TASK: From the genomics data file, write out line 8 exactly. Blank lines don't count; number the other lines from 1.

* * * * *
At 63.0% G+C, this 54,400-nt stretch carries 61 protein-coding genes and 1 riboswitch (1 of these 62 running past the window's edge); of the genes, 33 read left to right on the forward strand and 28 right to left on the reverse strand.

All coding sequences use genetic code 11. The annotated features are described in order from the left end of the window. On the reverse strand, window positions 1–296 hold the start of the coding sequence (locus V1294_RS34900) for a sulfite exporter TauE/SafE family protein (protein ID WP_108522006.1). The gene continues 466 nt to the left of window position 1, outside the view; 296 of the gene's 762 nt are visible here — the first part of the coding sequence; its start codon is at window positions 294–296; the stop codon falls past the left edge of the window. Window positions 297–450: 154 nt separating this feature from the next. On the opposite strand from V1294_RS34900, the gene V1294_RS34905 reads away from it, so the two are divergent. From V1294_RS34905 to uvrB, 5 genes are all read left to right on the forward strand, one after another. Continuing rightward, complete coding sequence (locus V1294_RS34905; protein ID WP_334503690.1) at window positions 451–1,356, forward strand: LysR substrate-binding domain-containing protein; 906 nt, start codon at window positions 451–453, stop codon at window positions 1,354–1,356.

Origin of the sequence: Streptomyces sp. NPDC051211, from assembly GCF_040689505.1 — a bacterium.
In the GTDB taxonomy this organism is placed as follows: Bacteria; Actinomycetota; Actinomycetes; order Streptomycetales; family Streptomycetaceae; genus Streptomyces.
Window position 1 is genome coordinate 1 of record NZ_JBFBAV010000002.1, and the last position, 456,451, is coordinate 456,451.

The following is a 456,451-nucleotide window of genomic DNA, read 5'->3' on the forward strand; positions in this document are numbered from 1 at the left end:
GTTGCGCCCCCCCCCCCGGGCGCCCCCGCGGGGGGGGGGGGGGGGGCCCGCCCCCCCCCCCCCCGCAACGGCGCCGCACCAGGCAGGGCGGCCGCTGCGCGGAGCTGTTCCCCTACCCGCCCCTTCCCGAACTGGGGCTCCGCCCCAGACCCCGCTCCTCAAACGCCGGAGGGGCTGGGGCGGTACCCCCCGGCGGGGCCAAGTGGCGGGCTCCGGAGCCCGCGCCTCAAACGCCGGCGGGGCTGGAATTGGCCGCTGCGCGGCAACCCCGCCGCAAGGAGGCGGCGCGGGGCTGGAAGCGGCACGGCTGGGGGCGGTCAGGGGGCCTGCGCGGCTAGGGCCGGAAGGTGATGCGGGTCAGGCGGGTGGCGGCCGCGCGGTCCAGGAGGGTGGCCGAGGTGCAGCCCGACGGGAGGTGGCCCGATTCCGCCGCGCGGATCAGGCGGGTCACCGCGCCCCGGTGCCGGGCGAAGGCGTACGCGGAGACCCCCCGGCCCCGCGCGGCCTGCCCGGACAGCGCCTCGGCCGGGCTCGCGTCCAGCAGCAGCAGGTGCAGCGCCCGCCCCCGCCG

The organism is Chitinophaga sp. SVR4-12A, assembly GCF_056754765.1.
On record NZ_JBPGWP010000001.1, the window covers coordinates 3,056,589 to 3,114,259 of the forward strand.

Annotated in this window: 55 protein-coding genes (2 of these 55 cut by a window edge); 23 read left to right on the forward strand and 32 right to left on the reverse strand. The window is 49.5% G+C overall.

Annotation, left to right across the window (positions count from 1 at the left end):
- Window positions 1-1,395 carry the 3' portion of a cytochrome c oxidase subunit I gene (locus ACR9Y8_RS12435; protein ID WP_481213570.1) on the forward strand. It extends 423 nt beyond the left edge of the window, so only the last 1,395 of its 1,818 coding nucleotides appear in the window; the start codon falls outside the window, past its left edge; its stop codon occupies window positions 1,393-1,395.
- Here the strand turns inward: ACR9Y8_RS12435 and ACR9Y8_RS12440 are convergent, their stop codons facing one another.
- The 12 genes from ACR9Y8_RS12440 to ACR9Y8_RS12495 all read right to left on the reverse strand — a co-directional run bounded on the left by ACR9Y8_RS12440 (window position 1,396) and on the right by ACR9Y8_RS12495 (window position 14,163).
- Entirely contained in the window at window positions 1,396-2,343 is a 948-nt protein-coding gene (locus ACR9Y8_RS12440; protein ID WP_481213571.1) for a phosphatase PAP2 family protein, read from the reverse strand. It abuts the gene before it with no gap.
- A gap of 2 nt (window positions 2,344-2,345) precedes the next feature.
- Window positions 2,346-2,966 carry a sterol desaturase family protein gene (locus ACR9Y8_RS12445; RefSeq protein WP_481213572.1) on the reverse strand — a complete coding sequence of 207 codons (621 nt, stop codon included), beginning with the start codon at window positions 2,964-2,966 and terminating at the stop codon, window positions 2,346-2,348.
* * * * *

The organism is Chitinophaga sp. SVR4-12A, assembly GCF_056754765.1.